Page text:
Lukashenko reveals Putin’s decision regarding Prigozhin during mutiny attempt

Belarusian President Alexander Lukashenko recently disclosed that he convinced Russian President Vladimir Putin not to take drastic action against mercenary leader Yevgeny Prigozhin, following what the Kremlin portrayed as a mutiny that threatened to plunge Russia into civil war.

Initially, Putin declared his intention to quash the mutiny, drawing comparisons to the upheaval of the 1917 revolution and subsequent civil war. However, a deal was swiftly negotiated, allowing Prigozhin and some of his fighters to seek refuge in Belarus.

Prigozhin arrived in Belarus from Russia on Tuesday, June 27.

Lukashenko recounted his conversation with Putin on Saturday, June 24, during which he employed a Russian criminal slang phrase meaning to eliminate someone, akin to the English expression “wipe out.”

“I also understood that a severe decision had been made, which was implicit in Putin’s statement, to ‘wipe out’ the mutineers,” Lukashenko shared with a gathering of military officials and journalists on Tuesday, June 27, as reported by Belarusian state media.

“I proposed to Putin that we shouldn’t act hastily. I said, ‘Come on, let’s talk to Prigozhin and his commanders.’ To which he replied, ‘Listen, Sasha, it’s pointless. He doesn’t even answer the phone; he refuses to engage with anyone.'”

In 1999, Putin employed the same Russian verb to describe his intentions towards Chechen militants, vowing to “wipe them out in the shithouse.” These remarks became widely quoted, emblematic of his stern demeanor.

The Kremlin has not yet commented on Lukashenko’s statements, which provide a rare glimpse into the internal discussions within the Russian government as the country, as per Putin’s own account, teetered on the brink of unprecedented turmoil.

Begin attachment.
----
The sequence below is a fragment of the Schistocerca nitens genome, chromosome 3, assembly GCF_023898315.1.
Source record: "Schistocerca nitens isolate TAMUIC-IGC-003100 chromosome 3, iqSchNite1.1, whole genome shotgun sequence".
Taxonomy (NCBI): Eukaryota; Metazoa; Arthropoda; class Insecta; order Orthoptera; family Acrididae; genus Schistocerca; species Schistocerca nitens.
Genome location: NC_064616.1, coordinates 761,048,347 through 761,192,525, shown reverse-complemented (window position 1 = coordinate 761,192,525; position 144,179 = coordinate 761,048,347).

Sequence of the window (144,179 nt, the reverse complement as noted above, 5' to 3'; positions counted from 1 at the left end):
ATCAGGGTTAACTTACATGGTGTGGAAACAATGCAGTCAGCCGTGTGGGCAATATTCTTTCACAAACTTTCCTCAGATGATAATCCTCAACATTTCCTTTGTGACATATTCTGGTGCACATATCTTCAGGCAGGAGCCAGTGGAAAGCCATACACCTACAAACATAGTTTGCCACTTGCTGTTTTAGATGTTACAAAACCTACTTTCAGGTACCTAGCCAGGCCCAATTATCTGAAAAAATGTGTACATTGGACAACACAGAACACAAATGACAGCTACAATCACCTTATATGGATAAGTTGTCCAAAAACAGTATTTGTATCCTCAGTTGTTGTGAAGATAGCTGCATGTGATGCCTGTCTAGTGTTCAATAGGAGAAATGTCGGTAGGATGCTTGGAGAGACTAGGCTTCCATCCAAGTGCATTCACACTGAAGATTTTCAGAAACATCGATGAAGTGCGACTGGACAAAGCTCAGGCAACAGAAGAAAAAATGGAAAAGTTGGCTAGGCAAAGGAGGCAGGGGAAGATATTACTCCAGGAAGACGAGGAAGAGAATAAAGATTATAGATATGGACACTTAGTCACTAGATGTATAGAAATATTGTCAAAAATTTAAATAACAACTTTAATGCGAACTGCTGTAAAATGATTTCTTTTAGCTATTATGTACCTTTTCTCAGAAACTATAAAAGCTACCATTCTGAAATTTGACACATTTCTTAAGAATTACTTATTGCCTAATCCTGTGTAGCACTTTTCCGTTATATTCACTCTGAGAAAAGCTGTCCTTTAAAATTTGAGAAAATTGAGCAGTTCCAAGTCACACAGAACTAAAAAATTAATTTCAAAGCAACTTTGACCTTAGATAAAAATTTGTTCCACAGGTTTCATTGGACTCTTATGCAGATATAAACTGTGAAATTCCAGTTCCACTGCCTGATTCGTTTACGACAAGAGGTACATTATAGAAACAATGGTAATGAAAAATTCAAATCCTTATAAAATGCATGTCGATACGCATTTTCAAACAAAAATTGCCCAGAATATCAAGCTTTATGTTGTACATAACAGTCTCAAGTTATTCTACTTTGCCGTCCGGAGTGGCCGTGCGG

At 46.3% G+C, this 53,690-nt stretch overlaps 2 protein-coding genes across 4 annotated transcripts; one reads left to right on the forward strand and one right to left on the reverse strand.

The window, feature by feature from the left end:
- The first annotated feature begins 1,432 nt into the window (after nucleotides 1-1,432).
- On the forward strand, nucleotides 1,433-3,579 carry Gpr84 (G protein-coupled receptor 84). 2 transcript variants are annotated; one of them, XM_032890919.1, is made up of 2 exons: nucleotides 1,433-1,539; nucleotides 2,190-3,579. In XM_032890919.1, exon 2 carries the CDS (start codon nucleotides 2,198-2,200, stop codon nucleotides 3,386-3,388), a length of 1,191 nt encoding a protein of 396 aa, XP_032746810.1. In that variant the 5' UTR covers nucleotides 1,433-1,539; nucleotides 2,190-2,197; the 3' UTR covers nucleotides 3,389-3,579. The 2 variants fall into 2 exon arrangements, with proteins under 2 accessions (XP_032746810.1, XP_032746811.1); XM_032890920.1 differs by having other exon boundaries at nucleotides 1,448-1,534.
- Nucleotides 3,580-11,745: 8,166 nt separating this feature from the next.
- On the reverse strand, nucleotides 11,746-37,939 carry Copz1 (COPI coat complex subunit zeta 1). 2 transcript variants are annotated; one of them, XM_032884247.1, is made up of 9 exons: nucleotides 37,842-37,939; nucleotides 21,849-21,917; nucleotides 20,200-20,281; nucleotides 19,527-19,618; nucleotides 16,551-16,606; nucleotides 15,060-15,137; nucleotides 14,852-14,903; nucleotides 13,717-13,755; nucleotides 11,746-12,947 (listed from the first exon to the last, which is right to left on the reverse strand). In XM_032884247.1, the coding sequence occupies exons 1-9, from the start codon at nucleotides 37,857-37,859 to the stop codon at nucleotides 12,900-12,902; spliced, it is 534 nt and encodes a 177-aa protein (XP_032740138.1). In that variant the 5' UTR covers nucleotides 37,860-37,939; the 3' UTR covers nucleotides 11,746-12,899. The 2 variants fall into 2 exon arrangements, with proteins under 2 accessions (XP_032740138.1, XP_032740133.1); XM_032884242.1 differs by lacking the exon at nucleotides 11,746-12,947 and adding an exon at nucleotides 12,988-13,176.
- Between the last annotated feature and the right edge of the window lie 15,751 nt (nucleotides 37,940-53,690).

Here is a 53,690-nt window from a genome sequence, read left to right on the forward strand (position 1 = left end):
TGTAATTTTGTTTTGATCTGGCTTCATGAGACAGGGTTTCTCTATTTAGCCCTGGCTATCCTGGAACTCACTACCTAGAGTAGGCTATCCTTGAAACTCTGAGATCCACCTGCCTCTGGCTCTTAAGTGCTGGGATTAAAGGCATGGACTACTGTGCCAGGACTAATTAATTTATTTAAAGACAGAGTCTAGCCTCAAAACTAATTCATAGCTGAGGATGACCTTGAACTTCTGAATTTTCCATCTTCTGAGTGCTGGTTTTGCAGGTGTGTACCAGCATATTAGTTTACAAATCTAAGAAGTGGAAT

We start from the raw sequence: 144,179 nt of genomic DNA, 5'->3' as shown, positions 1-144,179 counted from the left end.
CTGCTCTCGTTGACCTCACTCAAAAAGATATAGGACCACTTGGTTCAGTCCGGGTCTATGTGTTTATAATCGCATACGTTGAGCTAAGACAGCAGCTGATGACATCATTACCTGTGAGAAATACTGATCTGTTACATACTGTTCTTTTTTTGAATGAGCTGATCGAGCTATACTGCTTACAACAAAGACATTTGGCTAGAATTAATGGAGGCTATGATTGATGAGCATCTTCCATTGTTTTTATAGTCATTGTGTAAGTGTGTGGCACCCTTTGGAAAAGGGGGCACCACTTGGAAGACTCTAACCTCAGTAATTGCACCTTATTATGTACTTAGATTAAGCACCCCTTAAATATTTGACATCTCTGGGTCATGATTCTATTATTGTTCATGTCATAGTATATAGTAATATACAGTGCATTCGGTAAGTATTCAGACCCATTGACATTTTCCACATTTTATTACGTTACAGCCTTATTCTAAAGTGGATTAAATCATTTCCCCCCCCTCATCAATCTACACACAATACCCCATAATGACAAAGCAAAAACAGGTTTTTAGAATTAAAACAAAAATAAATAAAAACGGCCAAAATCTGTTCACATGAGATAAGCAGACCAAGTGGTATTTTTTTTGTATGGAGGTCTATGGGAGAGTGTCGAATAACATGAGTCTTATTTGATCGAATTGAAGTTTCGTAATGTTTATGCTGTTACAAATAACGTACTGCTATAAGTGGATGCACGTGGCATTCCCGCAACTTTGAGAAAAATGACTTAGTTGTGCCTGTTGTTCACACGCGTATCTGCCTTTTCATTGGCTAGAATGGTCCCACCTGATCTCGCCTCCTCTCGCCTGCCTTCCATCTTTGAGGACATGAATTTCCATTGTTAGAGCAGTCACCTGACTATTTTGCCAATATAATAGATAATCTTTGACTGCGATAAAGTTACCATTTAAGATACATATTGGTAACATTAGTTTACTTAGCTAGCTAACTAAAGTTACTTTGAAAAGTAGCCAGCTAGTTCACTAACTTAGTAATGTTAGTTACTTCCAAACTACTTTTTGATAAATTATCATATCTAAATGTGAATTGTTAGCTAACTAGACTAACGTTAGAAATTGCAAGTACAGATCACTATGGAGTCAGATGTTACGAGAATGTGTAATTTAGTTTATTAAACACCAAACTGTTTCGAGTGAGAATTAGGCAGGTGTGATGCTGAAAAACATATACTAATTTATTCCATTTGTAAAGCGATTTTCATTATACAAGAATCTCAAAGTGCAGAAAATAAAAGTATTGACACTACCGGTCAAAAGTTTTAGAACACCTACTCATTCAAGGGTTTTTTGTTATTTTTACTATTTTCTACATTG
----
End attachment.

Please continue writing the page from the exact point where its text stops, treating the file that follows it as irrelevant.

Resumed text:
Lukashenko, who shares a longstanding acquaintance with Prigozhin and is a close ally of Putin, asserted that he had advised the Russian president to consider the broader implications and potential ramifications of eliminating Prigozhin, warning that such an action could spark a widespread revolt among his followers.

Additionally, Lukashenko mentioned that his own military could benefit from the experience of Wagner troops, who, according to an agreement reached with the Kremlin, are now permitted to relocate to Belarus.

Later, Lukashenko addressed his military, emphasizing that “people fail to comprehend that we are approaching this matter pragmatically. The Wagner fighters have been through such situations before; they can provide us insights on weaponry, including what worked well and what did not.”

After Lukashenko’s intervention, Prigozhin halted his self-proclaimed “march of justice” towards Moscow from Rostov-on-Don, a city located approximately 200 kilometers away from the capital.